Based on a lifespan of 70 years, and a minute spent brushing your teeth twice a day, the average person will dedicate 852 hours, or 35.5 days of their life to brushing their teeth. But how often do you consider the history or technology involved in that tiny little toothbrush you spend so many hours using?
It’s worth pondering because the humble toothbrush has a fascinating history that stretches far back to ancient civilisation. Here’s a quick “brush” up on the history of the humble toothbrush.
The chewing stick
Call it a chewing stick, Miswak, sewak or siwak, the first incarnation of the toothbrush dates back as far as 3500BC.
Taken from the roots or twigs of plants, one end of the stick is chewed until it frays and can be used to brush the teeth. The other can then be used as a toothpick if required.
A host of different plants have been used for this purpose with most containing a high content of tannins (both antibacterial and astringent) which have benefits for the teeth and gums.
These include Salvadora Persica (the toothbrush tree), olive trees, lime trees, gum trees, bamboo, walnut and so many more.
There are records of chew sticks being used in Babylonia in 3500 BC and one was found in an Egyptian tomb from 3000 BC.
They are also mentioned in Chinese documents dating from 1600 BC and in the Tipitaka, the Buddhist Canon from 5BC.
The bristle toothbrush
The first bristle toothbrush is believed to have been created in China between 619-907 during the Tang Dynasty.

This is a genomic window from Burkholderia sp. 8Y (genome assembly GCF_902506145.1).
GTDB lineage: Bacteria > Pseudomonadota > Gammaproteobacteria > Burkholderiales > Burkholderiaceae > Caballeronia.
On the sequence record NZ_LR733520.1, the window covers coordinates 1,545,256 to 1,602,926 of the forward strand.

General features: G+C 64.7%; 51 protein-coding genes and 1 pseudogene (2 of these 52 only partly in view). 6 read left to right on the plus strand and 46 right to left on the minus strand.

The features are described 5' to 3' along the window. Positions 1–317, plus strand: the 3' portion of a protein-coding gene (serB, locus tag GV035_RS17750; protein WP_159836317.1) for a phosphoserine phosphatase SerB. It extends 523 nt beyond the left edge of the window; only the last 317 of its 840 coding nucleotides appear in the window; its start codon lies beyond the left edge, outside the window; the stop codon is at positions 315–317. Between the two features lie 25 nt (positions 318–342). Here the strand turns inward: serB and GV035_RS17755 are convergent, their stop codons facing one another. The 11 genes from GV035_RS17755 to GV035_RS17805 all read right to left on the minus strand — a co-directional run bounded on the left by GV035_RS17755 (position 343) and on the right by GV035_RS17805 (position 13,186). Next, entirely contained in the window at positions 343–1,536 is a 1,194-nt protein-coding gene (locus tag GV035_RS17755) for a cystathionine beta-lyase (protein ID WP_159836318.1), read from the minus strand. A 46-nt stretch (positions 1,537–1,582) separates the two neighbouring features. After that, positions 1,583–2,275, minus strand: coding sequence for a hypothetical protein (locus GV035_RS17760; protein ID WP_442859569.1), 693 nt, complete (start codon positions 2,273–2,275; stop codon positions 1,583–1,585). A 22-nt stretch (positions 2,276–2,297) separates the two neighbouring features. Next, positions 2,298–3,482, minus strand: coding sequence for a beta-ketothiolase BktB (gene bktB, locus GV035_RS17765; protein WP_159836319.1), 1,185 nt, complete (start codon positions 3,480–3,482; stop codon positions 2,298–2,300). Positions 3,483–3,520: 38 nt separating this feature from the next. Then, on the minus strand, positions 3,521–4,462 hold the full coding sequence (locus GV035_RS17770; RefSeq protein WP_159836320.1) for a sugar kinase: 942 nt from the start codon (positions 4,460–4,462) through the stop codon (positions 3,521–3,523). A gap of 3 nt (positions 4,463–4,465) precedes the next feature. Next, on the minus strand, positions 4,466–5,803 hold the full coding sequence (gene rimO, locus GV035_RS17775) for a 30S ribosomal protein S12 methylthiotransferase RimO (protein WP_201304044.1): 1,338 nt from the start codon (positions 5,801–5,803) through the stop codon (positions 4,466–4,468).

Course hog hair of cold climate hogs was used for the bristles and inserted into tiny holes in bamboo.
Its use by Northern Chinese Monks was even documented in 1223 by a Japanese Zen master who visited the region.
A bit of a rub
Over in Europe things had taken a slightly different course. Rather than using chew sticks, teeth cleaning involved rolling rags in soot or salt and then rubbing it on the teeth.
But then inspiration struck and according to legend it came from a rag merchant called William Addis who happened to be languishing in a jail cell in 1780.
With time on his hands, Addis spied a broom and an idea took hold. He managed to carve tiny holes in a bone, obtained some bristles and the toothbrush was born.
When he was released from prison, Addis began producing toothbrushes, growing his invention into an empire that by 1840 employed 60 workers and produced four different types of toothbrush. The company remained in the Addis family until 1996, and still manufactures 70 million toothbrushes in the UK each year.
A nylon revolution
Little changed about the now mass-produced toothbrush until 1935. Celluloid had gradually replaced wooden handles, but then a chemist at DuPont created a super polymer that would soon be known as nylon. By 1938 Nylon and replaced the use of animal hairs in toothbrushes.
The use of toothbrushes as we know them today took off after WWII when soldiers returning from the front brought their vigilant hygiene habits home with them.
Meanwhile, the first electric toothbrush was invented in Switzerland in 1954, and by the turn of the 21st century plastic was the material most widely used for handles.
The environmental impact
The toothbrush might be a story of slow innovation, but its environmental cost has been swift. An estimated 30 million toothbrushes are discarded annually in Australia each year, taking up 1000 tonnes of landfill
In the US one billion toothbrushes are discarded annually.
About Bare Brush
At Bare Brush we have a range of natural toothbrushes offering minimal environmental impact. We also feature chew sticks from the Salvadora Persica Tree. Our aim is to offer the best available oral hygiene tools, while also minimising our environmental footprint. It’s the best of toothbrush history combined in one convenient place.